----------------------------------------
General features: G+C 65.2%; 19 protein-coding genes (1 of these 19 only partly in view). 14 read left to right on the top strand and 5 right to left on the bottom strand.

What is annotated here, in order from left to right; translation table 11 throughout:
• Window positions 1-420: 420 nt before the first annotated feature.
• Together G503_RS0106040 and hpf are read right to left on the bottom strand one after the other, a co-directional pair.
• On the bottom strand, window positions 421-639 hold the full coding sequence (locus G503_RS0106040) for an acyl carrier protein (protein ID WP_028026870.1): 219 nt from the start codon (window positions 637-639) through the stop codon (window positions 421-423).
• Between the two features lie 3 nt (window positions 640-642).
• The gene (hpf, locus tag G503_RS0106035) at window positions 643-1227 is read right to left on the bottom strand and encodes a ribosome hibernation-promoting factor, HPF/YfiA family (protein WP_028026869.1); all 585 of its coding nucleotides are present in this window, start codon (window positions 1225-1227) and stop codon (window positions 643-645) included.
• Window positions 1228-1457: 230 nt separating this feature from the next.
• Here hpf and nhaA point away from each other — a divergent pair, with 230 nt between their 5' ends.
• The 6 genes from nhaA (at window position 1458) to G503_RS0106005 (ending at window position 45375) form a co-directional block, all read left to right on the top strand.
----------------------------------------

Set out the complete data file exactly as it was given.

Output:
General features: G+C 65.2%; 19 protein-coding genes (1 of these 19 only partly in view). 14 read left to right on the top strand and 5 right to left on the bottom strand.

What is annotated here, in order from left to right; translation table 11 throughout:
• Window positions 1-420: 420 nt before the first annotated feature.
• Together G503_RS0106040 and hpf are read right to left on the bottom strand one after the other, a co-directional pair.
• On the bottom strand, window positions 421-639 hold the full coding sequence (locus G503_RS0106040) for an acyl carrier protein (protein ID WP_028026870.1): 219 nt from the start codon (window positions 637-639) through the stop codon (window positions 421-423).
• Between the two features lie 3 nt (window positions 640-642).
• The gene (hpf, locus tag G503_RS0106035) at window positions 643-1227 is read right to left on the bottom strand and encodes a ribosome hibernation-promoting factor, HPF/YfiA family (protein WP_028026869.1); all 585 of its coding nucleotides are present in this window, start codon (window positions 1225-1227) and stop codon (window positions 643-645) included.
• Window positions 1228-1457: 230 nt separating this feature from the next.
• Here hpf and nhaA point away from each other — a divergent pair, with 230 nt between their 5' ends.
• The 6 genes from nhaA (at window position 1458) to G503_RS0106005 (ending at window position 45375) form a co-directional block, all read left to right on the top strand.